Specific requirements for public-interest entities


    What is a public-interest entity?

    Pursuant to the Audit Law, public-interest entities are: 

    • entities governed by Luxembourg law whose securities are admitted to trading on a regulated market in a Member State;
    • credit institutions governed by Luxembourg law;
    • insurance and reinsurance undertakings governed by Luxembourg law, with the exception of captive insurance and reinsurance undertakings.

    The main provisions of the EU Audit Regulation for public-interest entities

    The EU Audit Regulation now centralises all requirements applicable to statutory audit of public-interest entities, in particular concerning:

    • audit fees;
    • independence rules (prohibition of non-audit services);
    • the appointment and role of the person in charge of the quality control review of the engagement before the signature of the audit report;
    • the content of the audit report;
    • the additional report to the audit committee;
    • the transparency report from the audit firm, and
    • the duration of the audit engagement.

    The optional provisions provided for in the EU Audit Regulation are included in the Audit Law (Articles 49 to 51). Thus, derogations have been introduced regarding audit fees (cap of 70%) for a maximum period of 2 years at the justified request of the approved audit firm, regarding the provision of certain tax and evaluation services under certain conditions and regarding the maximum duration of the audit engagement, which may be extended to 20 years when a public tender procedure is conducted.

    Audit Committees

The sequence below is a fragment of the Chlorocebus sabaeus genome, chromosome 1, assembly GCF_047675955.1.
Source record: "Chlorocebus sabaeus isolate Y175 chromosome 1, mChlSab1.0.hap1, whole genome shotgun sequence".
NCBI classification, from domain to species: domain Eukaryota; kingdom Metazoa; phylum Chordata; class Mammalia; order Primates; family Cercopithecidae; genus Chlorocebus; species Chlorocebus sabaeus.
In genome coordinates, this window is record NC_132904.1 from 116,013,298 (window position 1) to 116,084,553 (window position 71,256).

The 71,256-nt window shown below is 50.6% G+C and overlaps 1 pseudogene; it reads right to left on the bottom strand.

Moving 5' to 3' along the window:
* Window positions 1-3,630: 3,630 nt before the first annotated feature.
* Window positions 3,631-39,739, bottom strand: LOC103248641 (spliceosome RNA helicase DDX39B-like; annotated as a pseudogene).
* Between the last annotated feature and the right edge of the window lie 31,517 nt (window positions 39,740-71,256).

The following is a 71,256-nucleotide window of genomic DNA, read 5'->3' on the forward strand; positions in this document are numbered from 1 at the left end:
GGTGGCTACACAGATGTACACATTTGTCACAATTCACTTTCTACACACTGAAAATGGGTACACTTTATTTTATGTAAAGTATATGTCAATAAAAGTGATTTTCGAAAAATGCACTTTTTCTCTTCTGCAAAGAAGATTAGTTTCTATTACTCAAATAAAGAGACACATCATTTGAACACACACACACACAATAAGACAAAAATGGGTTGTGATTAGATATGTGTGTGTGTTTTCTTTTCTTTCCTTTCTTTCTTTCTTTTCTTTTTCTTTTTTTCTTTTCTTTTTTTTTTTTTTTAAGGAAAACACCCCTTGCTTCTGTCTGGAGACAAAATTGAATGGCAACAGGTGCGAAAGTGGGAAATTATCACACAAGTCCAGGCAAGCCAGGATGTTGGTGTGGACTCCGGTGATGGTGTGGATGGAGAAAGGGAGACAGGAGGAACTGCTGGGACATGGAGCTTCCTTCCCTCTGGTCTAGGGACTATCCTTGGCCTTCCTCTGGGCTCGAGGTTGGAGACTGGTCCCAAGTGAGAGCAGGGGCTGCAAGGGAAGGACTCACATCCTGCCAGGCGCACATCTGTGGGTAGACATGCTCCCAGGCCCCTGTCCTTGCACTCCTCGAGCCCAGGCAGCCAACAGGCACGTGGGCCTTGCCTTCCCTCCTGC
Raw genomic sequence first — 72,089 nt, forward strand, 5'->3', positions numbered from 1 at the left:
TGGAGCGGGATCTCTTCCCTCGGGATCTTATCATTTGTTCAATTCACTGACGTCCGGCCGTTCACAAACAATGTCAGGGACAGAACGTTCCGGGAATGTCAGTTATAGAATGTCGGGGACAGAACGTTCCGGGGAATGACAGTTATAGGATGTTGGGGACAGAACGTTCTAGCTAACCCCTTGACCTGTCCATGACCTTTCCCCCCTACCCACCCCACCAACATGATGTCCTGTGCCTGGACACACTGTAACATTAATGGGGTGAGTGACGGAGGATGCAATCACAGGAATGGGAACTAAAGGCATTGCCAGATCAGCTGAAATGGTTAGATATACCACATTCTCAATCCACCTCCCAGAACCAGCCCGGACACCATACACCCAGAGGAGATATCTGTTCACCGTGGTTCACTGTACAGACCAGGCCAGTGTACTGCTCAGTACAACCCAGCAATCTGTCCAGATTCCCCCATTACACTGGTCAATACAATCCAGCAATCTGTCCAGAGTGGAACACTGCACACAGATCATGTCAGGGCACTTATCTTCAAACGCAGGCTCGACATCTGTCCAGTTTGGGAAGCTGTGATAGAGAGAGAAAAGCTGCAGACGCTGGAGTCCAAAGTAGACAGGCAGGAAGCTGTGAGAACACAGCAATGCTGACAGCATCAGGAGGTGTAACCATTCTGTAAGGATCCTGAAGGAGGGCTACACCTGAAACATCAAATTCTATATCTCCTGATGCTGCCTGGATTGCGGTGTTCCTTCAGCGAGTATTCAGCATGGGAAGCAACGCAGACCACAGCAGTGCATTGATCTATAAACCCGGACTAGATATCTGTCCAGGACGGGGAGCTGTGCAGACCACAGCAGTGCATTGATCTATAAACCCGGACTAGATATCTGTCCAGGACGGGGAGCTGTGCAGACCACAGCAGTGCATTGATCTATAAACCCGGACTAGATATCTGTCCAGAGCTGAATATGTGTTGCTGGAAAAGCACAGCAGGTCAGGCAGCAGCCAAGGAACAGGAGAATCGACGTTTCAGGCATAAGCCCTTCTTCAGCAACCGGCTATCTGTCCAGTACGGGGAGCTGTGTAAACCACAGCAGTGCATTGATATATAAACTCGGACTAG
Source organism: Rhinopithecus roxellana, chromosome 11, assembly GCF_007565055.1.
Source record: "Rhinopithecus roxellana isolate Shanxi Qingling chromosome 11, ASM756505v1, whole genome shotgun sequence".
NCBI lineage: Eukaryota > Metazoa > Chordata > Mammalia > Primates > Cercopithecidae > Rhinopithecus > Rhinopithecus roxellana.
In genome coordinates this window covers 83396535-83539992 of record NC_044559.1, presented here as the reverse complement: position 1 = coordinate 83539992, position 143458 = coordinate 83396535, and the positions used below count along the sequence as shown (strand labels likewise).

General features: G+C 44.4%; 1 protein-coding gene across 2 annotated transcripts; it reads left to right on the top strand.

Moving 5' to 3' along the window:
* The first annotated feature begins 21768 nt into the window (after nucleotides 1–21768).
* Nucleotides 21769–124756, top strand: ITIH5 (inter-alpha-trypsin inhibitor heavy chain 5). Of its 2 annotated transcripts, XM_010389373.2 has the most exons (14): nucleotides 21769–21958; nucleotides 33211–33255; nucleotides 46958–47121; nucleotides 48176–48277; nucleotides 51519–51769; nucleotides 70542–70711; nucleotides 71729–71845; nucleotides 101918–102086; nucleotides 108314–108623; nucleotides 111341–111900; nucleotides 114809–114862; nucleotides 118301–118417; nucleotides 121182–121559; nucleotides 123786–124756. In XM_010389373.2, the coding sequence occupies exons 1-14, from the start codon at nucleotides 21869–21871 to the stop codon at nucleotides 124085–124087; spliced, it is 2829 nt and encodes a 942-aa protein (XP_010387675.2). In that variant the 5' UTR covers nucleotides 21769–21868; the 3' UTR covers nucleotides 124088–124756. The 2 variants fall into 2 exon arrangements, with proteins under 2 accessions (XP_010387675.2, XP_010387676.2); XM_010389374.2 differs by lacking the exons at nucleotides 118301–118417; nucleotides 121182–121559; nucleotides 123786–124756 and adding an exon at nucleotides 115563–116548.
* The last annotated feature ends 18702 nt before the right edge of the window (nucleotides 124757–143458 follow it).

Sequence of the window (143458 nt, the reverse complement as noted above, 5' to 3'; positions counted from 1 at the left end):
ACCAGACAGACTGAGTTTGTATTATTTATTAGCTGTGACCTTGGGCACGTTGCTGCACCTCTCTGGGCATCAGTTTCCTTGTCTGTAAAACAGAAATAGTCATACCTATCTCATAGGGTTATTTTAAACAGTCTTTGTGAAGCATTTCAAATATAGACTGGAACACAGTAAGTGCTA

All public-interest entities must, unless otherwise provided for by the Audit Law, set up an audit committee.

    In the absence of specific cases, the CSSF has not yet set out the conditions under which public-interest entities that have a body performing functions equivalent to those of an audit committee may derogate from the obligation to set up an audit committee.

    Henceforth, the audit committee has a more active role to play, its members must be mostly independent of the audited entity, competent in the entity’s field of activity and at least one of the members must have accounting and/or audit skills.

    In addition to the tasks historically entrusted to it, namely ensuring:

    • the monitoring of the financial reporting process;
    • the effectiveness of internal control and risk management systems and, where applicable, internal audit;
    • the statutory audit and the independence of the statutory auditor or approved audit firm;

    it must now also:

    • communicate the results of the statutory audit to the administrative or supervisory body and report on the actions it has taken in this process to ensure the integrity of the financial information;
    • assess the quality of the additional report issued to it by the réviseur d’entreprises agréé.

    The audit committee must also submit its recommendation to the administrative or supervisory body of the audited entity as part of the procedure for selecting the réviseur d’entreprises agréé or cabinet de révision agréé. This recommendation, except in the case of the renewal of a statutory audit, shall be justified and shall include at least two possible choices, from among the candidates, and shall indicate the duly justified preference of the audit committee for one of them. In other words, it will have to provide more support and supervision to the approved auditor and the approved audit firm in their work.

    As independence is a pillar of the European texts, réviseurs d’entreprises agréés and cabinets de révision agréés must now confirm their independence each year in writing to the audit committee and discuss the risks to their independence and the safeguards applied to mitigate these risks. This is particularly true in the case of non-audit services provided to the audited entity.

    The CSSF will have to evaluate the work of these audit committees and report to the European Commission. The regulator has been given the option of sanctioning the least diligent audit committees.


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